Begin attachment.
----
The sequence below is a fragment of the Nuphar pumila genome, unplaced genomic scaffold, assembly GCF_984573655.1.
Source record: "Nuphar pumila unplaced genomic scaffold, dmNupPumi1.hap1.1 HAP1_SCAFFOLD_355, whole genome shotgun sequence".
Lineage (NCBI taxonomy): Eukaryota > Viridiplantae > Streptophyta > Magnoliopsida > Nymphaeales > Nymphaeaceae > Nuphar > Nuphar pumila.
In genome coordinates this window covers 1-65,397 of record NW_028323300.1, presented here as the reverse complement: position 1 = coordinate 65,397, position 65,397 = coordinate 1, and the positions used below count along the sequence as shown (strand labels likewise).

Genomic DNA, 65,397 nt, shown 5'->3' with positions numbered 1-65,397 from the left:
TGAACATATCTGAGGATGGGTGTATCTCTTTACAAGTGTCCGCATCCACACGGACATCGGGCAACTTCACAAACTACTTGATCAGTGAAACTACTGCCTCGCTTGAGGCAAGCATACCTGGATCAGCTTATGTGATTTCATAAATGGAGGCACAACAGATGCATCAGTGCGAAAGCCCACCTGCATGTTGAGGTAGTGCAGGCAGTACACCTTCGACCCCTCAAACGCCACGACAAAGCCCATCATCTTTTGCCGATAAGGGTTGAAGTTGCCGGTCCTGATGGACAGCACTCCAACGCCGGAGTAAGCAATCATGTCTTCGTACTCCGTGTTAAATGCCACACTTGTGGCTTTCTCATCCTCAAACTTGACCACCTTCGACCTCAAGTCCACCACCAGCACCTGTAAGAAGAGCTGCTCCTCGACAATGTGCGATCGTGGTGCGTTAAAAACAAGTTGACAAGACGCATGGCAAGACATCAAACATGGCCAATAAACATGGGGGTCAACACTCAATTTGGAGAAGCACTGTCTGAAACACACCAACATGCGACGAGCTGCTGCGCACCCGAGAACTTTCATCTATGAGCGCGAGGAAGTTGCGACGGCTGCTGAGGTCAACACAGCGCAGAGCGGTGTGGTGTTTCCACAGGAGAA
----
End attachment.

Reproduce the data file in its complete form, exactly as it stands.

The sequence below is a fragment of the Nuphar pumila genome, unplaced genomic scaffold, assembly GCF_984573655.1.
Source record: "Nuphar pumila unplaced genomic scaffold, dmNupPumi1.hap1.1 HAP1_SCAFFOLD_355, whole genome shotgun sequence".
Lineage (NCBI taxonomy): Eukaryota > Viridiplantae > Streptophyta > Magnoliopsida > Nymphaeales > Nymphaeaceae > Nuphar > Nuphar pumila.
In genome coordinates this window covers 1-65,397 of record NW_028323300.1, presented here as the reverse complement: position 1 = coordinate 65,397, position 65,397 = coordinate 1, and the positions used below count along the sequence as shown (strand labels likewise).

Genomic DNA, 65,397 nt, shown 5'->3' with positions numbered 1-65,397 from the left:
TGAACATATCTGAGGATGGGTGTATCTCTTTACAAGTGTCCGCATCCACACGGACATCGGGCAACTTCACAAACTACTTGATCAGTGAAACTACTGCCTCGCTTGAGGCAAGCATACCTGGATCAGCTTATGTGATTTCATAAATGGAGGCACAACAGATGCATCAGTGCGAAAGCCCACCTGCATGTTGAGGTAGTGCAGGCAGTACACCTTCGACCCCTCAAACGCCACGACAAAGCCCATCATCTTTTGCCGATAAGGGTTGAAGTTGCCGGTCCTGATGGACAGCACTCCAACGCCGGAGTAAGCAATCATGTCTTCGTACTCCGTGTTAAATGCCACACTTGTGGCTTTCTCATCCTCAAACTTGACCACCTTCGACCTCAAGTCCACCACCAGCACCTGTAAGAAGAGCTGCTCCTCGACAATGTGCGATCGTGGTGCGTTAAAAACAAGTTGACAAGACGCATGGCAAGACATCAAACATGGCCAATAAACATGGGGGTCAACACTCAATTTGGAGAAGCACTGTCTGAAACACACCAACATGCGACGAGCTGCTGCGCACCCGAGAACTTTCATCTATGAGCGCGAGGAAGTTGCGACGGCTGCTGAGGTCAACACAGCGCAGAGCGGTGTGGTGTTTCCACAGGAGAA